My sleep was relatively restless. Between the craziness that had happened the previous day and being in a tent, sleep was difficult and sporadic. I woke up to one heck of a surprise, though. I was surrounded by wood instead of fabric.
I groggily stumbled outside to find that somehow, in the middle of the night, not only had the tent been torn down, but my house had been erected, somehow without waking me up. In fact, I was even covered in a blanket I had never seen before, with a pillow that hadn't been anywhere around when I had gone to sleep. Nook wasn't kidding about that construction crew. Those guys are like carpentry ninjas.
I resolved to talk to Nook about this later, but for now, I had to meet with Isabelle. Assuming she hadn't figured out the truth, I probably had a job to get started on. So, I headed to the town hall.
Isabelle was as bubbly as ever, and quickly tried to get me settled in. There were piles of paperwork that had built up in the absence of anyone to complete it, so getting through some of that was the first step. I couldn't understand half of what the papers meant, let along what I was supposed to be doing with them, but Isabelle was happy to help me through it. I guess even if I had been the proper mayor, I would have been new at the job. She didn't seem to think anything was amiss with my lack of knowledge. One of the papers seemed especially important to her--a town development permit application. Before I could enact laws or start establishing funds and contracts for new additions to the town, I had to get approval from the state.
The main point of the application was proof of citizen approval. Isabelle could supply the proof through surveys, once I had earned the favor of the citizens. Isabelle had a lot of suggestions of how to build their trust, none of which sounded easy. But it was work on that, or mindlessly grind through even more paperwork, so I decided it was time to hit the town.
The first place I decided to stop was Nook's office. He was amused at my reaction to the construction crew, and assured me that everyone in town had gone through the same thing. It had become something of a rite of passage in the area.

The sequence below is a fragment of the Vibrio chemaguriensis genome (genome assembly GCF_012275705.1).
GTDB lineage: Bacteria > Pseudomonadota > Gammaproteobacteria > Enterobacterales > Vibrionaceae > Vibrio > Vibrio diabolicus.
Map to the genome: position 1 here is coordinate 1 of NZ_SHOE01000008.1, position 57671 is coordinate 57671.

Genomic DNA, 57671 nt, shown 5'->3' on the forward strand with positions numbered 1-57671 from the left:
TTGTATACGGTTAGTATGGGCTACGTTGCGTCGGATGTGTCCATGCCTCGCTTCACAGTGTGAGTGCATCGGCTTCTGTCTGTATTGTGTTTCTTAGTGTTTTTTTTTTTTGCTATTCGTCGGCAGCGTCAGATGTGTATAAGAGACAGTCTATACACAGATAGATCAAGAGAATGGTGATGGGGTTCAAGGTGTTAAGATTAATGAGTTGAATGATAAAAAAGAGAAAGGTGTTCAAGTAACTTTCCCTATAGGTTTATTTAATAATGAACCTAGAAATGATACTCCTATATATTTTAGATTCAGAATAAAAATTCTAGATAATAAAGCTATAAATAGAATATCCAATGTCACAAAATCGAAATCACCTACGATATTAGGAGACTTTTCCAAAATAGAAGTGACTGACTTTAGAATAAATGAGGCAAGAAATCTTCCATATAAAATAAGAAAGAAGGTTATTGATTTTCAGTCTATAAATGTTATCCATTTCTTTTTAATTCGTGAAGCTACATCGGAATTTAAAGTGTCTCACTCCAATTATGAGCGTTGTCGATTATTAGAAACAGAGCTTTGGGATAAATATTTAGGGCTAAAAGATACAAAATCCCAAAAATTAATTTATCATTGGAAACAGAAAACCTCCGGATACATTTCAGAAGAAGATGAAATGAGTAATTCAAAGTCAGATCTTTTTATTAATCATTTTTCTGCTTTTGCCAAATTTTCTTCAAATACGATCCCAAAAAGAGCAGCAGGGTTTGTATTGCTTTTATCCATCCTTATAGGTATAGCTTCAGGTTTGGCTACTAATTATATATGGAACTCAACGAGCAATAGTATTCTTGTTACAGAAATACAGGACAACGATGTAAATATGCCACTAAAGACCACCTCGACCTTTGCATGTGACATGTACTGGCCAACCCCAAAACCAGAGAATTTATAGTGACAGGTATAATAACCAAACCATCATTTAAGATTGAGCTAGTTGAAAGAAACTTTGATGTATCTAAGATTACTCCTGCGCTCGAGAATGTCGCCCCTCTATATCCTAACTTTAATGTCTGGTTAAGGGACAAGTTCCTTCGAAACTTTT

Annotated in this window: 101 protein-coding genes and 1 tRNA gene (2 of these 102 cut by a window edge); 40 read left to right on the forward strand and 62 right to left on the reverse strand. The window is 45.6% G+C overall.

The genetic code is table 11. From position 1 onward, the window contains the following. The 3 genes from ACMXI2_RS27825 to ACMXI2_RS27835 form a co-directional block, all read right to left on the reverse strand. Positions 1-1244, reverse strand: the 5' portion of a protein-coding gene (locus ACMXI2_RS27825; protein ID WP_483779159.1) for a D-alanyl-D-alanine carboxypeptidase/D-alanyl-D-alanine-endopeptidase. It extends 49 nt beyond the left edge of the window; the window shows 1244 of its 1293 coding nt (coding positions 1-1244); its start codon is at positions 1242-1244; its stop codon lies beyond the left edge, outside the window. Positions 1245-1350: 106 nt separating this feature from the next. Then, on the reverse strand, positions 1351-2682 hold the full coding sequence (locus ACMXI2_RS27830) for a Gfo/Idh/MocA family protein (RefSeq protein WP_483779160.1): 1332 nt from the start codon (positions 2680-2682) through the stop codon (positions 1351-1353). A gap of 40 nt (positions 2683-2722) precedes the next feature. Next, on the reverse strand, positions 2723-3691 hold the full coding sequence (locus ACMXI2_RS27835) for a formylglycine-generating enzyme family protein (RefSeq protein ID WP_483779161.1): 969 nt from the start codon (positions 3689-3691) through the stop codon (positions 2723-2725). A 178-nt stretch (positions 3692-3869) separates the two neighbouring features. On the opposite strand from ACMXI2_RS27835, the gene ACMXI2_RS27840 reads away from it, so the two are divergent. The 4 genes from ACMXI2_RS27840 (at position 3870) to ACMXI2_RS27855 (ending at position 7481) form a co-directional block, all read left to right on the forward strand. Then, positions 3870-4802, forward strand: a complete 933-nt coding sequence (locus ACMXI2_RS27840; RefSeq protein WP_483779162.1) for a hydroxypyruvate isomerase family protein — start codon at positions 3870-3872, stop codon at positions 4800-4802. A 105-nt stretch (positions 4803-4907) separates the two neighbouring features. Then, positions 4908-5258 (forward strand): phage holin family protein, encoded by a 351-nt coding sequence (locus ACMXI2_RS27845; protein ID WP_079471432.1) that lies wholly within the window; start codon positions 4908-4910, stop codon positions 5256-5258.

Next came the subject of the cost of the house. While I had made the down payment with little issue, there was still a bit to go on the full price of the house and land. Still, the price didn't seem too bad, especially after how easy it had seemed to come up with the initial 10,000 bells for the down payment. Even so, Nook assured me I was free to pay back the debt at my leisure. He believed that interest and deadlines simply made it less likely that people would be able to make their payments, so he was very flexible with such issues.
Now that personal matters were handled, it was time to really get to work. Unfortunately, I didn't grab any pictures of this, but there wasn't much worth seeing. I wrote some letters, tended a bunch of gardens, talked to people, did a few favors here and there. I was all over town all day, trying to help out. I even helped Blathers out by catching some of the local fish and insects. The residents really seemed to appreciate some life, however limited in scope it was for now, being breathed back into the museum. Some of them even took up rods and nets an effort to help flesh things out a little more!
I was actually working at things for so long that before I had even realized it, between the excess fish and bugs I had captured, and the thank you gifts I had received from helping some of my neighbors, that I had actually earned enough bells to pay off my debt right then and there.
Nook had set it up for me to wire the money to him through the ABD at the post office. The payment went through without issue, and when I went to talk to Nook, he was so happy he gave me a great deal on a new paint job for my house. He had never had anyone pay him back so quickly before. He gave a brief mention of the possibility of expanding in the future (my house was pretty small, but for the price, it was hard to complain), but said we could discuss that another day.
I was honestly getting pretty tired, but felt I should check in with Isabelle. I wasn't expecting much in the way of news, but to my surprise (life has been full of those recently), she told me I had just barely met the requirements for the permit application, and she had just mailed it off. It'd be a day or more before we heard anything back, but she didn't expect any problems. Energetic as she always was, even I could tell Isabelle was starting to get tired. Not even she could keep going forever. We bid our goodnights.
I trudged my way home, for a moment thinking I had gotten lost when I saw the house, instead of the tent from yesterday. Life here seemed to be moving so fast. Inside, I looked hungrily at my newest piece of furniture--a bed. A real, true bed. It had been days since I had slept in one at this point. I crawled into it and set to fixing that right away.